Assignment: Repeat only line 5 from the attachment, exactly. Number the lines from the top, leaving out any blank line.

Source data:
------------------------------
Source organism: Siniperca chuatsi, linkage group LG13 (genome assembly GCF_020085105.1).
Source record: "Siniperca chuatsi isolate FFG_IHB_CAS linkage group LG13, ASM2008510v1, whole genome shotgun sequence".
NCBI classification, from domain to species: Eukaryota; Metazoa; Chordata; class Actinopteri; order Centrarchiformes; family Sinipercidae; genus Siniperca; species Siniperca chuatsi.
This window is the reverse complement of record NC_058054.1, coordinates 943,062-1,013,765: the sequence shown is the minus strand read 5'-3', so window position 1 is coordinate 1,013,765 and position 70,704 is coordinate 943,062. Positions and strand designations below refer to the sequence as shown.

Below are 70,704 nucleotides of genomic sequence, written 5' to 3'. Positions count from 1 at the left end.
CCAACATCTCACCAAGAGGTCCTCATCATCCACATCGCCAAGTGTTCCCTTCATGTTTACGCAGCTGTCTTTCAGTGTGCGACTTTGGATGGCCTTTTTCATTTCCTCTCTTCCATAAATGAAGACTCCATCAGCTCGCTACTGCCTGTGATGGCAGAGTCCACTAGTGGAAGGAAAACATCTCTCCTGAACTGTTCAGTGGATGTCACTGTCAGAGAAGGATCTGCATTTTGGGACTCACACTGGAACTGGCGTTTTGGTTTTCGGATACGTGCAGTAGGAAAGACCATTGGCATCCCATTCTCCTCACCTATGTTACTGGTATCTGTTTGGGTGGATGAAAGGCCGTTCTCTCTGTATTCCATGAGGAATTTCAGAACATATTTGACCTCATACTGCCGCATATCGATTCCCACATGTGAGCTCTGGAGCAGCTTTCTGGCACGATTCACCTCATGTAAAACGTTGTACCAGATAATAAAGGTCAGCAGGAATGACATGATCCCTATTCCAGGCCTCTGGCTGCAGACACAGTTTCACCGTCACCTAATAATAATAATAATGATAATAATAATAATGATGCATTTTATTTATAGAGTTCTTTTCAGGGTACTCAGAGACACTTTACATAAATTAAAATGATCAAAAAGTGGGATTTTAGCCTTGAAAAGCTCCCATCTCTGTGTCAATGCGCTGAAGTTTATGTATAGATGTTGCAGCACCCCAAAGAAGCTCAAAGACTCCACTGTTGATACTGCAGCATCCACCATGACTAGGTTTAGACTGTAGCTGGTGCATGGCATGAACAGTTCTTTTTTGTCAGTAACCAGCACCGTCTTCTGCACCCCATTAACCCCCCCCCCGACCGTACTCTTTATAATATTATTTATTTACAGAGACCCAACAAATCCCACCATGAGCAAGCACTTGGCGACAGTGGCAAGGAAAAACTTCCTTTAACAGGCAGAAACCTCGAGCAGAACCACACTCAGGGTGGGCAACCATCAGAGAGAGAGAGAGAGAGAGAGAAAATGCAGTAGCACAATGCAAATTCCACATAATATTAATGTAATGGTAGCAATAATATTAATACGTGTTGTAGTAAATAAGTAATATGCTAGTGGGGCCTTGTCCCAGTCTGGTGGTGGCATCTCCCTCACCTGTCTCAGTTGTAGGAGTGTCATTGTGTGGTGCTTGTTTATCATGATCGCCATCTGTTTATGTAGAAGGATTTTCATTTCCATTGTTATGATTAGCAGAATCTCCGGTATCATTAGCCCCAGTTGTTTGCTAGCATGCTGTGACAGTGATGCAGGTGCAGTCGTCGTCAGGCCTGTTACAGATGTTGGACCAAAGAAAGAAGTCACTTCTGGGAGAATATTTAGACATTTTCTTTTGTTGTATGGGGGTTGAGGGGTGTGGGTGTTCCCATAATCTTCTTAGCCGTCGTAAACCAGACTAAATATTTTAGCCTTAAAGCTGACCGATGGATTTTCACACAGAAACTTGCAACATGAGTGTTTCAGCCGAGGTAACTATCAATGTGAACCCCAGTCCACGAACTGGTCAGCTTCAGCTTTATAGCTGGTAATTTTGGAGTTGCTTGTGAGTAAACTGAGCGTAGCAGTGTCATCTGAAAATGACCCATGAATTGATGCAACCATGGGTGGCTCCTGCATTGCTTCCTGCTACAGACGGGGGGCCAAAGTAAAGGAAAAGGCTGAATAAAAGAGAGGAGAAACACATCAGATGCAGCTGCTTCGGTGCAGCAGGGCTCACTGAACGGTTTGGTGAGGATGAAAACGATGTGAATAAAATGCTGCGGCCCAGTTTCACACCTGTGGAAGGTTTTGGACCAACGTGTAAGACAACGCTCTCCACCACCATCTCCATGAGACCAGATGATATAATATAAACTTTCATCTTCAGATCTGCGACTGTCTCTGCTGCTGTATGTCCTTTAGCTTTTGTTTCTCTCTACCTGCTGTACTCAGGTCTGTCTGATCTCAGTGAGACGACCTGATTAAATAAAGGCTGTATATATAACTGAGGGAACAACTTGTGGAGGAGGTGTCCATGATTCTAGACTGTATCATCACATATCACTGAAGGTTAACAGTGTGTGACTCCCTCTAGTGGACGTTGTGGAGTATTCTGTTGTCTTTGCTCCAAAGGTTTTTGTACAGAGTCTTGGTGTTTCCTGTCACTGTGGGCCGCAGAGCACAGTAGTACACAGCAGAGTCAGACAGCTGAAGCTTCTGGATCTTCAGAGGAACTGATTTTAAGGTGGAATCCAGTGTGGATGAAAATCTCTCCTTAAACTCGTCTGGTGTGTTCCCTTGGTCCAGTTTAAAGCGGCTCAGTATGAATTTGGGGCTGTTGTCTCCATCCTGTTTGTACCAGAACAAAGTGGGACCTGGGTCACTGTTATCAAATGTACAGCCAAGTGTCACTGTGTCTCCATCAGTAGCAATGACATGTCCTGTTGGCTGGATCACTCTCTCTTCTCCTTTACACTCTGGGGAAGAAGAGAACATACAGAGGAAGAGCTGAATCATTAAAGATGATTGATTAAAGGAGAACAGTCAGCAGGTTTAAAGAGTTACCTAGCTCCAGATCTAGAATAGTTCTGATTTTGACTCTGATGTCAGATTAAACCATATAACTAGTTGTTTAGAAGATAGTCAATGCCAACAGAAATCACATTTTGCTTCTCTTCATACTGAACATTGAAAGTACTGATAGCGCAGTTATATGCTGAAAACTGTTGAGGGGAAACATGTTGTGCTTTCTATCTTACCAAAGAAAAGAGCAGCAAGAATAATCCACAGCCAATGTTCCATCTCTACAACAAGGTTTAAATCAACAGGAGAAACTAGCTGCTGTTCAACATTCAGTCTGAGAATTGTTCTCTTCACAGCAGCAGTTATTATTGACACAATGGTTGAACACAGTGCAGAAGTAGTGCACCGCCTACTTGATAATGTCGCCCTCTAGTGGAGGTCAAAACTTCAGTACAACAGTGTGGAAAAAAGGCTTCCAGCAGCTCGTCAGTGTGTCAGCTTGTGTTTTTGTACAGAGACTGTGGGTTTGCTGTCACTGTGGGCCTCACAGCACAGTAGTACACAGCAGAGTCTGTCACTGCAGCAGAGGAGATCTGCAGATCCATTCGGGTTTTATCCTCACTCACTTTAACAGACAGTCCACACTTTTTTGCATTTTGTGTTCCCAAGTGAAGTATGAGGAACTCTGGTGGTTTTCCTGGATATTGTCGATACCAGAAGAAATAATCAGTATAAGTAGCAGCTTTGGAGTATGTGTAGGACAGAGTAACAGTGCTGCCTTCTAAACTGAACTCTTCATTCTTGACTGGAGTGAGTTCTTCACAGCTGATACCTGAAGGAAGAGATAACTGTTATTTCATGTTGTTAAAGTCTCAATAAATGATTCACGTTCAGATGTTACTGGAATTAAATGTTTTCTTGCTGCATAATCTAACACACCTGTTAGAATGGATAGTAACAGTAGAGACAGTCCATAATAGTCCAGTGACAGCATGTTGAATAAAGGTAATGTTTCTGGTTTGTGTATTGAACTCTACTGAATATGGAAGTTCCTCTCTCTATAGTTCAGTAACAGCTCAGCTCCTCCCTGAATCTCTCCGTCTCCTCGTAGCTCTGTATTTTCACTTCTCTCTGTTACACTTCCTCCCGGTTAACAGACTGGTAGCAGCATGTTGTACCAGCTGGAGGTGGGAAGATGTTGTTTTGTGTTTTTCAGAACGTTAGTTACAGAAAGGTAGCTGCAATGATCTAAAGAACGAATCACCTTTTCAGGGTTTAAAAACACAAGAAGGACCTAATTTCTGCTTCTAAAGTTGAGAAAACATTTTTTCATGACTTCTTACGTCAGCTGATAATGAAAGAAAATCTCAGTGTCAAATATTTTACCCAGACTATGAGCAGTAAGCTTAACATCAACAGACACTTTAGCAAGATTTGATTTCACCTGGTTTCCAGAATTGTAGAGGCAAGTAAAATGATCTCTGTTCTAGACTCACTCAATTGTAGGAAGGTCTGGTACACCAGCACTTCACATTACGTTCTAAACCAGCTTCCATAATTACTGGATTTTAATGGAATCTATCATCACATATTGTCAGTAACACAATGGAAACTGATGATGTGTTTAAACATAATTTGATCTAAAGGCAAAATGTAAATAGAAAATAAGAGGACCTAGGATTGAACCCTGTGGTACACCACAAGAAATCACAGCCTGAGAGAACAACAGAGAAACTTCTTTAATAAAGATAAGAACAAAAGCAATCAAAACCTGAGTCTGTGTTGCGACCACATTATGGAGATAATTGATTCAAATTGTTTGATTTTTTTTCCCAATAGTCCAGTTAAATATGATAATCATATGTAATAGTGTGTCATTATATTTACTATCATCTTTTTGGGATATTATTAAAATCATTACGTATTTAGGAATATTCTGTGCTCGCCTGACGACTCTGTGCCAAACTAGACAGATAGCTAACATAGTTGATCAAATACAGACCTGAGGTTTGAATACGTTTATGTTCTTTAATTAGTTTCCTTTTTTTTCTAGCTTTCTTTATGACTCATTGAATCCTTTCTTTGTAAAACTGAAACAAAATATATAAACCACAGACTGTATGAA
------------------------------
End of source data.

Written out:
Below are 70,704 nucleotides of genomic sequence, written 5' to 3'. Positions count from 1 at the left end.